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Wednesday, 23 July 2014

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Be aware of warning signs for deadly bug

UP UNTIL his final hours little Liam Elliot showed no signs of the illness that was to claim his life.

He died from meningitis, aged just 17 months, nearly six years ago.

His mum, Suzanne, has since strongly encouraged other parents to be aware of potentially lethal signs so that other lives may be saved.

The Keswick woman has spoken out ahead of Meningitis Awareness Week, which starts on Monday.

She said: “My son Liam was a healthy 17-month-old strong happy little boy.

“Up until he went to sleep he was fine but sadly in his sleep meningococcal septicaemia group B had taken over his little body and sadly my son died. He had no signs or symptoms and to say we were shocked was an understatement.”

The deadly B strain of meningococcal septicaemia, which claimed Liam’s life does not always display the traditional symptoms usually associated with the disease.

Despite the best efforts of doctors, they were unable to save little Liam and he died just two hours later.

Although children are vaccinated against other strains of meningitis, there is no vaccine to protect them from the group B strain.

That is why it is even more important for parents to be extra vigilant and realise that every second counts.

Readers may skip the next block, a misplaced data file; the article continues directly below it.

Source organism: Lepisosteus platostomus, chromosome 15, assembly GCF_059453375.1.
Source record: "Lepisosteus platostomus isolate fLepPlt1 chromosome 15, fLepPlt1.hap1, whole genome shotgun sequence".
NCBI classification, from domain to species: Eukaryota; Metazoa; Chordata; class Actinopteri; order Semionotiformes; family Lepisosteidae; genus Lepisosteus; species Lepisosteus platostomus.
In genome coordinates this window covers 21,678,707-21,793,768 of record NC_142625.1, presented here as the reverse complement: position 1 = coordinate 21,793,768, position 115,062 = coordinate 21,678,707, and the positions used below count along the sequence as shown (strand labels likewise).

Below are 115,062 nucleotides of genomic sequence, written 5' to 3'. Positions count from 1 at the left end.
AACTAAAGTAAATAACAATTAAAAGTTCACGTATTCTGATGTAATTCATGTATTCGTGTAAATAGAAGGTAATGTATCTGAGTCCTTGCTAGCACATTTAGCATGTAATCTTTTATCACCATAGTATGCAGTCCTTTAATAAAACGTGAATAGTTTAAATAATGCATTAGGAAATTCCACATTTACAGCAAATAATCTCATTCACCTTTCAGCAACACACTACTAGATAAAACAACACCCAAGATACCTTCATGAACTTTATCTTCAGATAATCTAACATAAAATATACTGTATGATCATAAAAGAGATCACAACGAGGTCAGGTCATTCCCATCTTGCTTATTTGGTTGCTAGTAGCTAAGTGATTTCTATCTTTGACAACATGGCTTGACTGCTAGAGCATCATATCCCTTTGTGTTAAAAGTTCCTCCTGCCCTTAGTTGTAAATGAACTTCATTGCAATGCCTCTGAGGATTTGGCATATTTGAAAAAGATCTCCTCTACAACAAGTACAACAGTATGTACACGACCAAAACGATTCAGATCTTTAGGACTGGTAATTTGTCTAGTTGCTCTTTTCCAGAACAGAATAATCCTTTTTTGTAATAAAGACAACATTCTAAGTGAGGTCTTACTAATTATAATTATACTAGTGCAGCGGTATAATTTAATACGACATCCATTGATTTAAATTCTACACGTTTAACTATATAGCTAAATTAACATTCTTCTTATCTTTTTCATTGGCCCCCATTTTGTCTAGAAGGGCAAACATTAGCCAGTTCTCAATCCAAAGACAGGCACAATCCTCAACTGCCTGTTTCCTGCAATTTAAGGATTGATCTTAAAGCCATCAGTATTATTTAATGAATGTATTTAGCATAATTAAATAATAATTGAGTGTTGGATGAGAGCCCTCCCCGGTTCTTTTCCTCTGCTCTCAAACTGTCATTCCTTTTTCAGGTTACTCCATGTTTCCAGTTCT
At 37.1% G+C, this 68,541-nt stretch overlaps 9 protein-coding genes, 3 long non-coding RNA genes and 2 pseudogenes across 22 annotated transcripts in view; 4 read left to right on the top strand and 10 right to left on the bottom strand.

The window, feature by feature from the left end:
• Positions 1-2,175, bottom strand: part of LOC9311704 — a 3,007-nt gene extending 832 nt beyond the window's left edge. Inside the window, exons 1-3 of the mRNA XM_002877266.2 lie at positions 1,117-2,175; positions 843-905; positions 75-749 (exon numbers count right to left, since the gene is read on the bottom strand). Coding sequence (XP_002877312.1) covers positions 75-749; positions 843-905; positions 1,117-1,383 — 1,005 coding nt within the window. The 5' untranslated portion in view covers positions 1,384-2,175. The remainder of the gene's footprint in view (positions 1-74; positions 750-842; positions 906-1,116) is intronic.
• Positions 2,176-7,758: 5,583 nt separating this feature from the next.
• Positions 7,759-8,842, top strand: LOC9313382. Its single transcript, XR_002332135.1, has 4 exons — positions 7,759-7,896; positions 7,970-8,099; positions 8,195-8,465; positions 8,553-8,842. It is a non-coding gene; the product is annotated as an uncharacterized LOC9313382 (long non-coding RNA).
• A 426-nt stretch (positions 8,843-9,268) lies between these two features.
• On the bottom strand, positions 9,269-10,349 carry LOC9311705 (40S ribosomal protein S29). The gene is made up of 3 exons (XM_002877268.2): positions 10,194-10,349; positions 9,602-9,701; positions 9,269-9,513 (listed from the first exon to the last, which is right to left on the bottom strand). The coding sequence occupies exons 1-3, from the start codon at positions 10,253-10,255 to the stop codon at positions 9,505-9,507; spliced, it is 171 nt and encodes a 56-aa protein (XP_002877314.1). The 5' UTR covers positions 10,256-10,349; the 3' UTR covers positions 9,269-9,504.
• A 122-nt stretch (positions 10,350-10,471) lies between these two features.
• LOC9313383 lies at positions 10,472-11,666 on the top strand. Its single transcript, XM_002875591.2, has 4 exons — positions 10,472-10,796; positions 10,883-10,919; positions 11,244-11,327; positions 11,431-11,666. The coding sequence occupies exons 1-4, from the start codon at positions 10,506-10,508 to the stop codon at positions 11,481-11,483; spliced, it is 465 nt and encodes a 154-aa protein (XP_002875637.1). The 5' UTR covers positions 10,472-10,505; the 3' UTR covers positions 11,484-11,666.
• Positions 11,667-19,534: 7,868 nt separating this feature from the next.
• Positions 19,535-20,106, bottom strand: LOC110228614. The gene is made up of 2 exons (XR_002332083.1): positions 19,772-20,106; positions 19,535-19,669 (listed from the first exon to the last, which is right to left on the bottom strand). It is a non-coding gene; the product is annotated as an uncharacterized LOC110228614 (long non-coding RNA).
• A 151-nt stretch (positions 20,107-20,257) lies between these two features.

The Meningitis Research Foundation (MRF) says meningitis and septicaemia affect about 3,600 people in the UK and Ireland every year.

Another Cumbrian mum supporting the campaign is Anne Glendinning. Her daughter, Sally, a former pupil of Carlisle’s Richard Rose Central Academy, died aged 17 from meningitis in January 2011.

Mrs Glendinning said: “She took ill with a sore throat and fever which the out-of-hours doctor diagnosed as flu. The next evening Sally had been sick, had an awful bad head and didn’t like the light. She was talking gibberish, had a completely blank expression and was thrashing about.

“She was taken to Cumberland Infirmary where they worked all night to try to save her life but couldn’t work a miracle. Sally lost her fight for life aged 17. We love and miss her so very much.”

The MRF estimates that the life-long costs to the Government of medical treatment and ongoing care for a person seriously disabled by the disease are around £3m.

For a list of symptoms visit www.meningitis.org or download the free iPhone App from www.bit.ly/MRFapp.

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